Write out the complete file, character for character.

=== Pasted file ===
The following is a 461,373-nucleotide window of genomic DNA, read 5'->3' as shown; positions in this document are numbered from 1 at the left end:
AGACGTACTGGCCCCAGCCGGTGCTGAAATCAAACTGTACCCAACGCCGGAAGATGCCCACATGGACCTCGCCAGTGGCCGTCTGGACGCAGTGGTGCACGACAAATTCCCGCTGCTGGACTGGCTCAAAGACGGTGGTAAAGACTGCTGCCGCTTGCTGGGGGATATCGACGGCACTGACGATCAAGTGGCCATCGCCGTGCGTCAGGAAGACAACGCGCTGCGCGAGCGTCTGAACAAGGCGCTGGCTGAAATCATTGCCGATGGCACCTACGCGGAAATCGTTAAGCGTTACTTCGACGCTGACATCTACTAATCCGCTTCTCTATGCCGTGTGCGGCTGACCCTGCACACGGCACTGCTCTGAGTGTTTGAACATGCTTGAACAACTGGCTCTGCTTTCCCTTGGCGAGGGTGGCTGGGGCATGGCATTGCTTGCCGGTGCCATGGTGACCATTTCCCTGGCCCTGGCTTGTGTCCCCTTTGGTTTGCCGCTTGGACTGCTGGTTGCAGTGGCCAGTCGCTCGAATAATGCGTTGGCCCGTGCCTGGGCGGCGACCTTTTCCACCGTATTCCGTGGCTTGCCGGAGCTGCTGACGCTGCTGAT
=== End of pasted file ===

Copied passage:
The following is a 461,373-nucleotide window of genomic DNA, read 5'->3' as shown; positions in this document are numbered from 1 at the left end:
AGACGTACTGGCCCCAGCCGGTGCTGAAATCAAACTGTACCCAACGCCGGAAGATGCCCACATGGACCTCGCCAGTGGCCGTCTGGACGCAGTGGTGCACGACAAATTCCCGCTGCTGGACTGGCTCAAAGACGGTGGTAAAGACTGCTGCCGCTTGCTGGGGGATATCGACGGCACTGACGATCAAGTGGCCATCGCCGTGCGTCAGGAAGACAACGCGCTGCGCGAGCGTCTGAACAAGGCGCTGGCTGAAATCATTGCCGATGGCACCTACGCGGAAATCGTTAAGCGTTACTTCGACGCTGACATCTACTAATCCGCTTCTCTATGCCGTGTGCGGCTGACCCTGCACACGGCACTGCTCTGAGTGTTTGAACATGCTTGAACAACTGGCTCTGCTTTCCCTTGGCGAGGGTGGCTGGGGCATGGCATTGCTTGCCGGTGCCATGGTGACCATTTCCCTGGCCCTGGCTTGTGTCCCCTTTGGTTTGCCGCTTGGACTGCTGGTTGCAGTGGCCAGTCGCTCGAATAATGCGTTGGCCCGTGCCTGGGCGGCGACCTTTTCCACCGTATTCCGTGGCTTGCCGGAGCTGCTGACGCTGCTGAT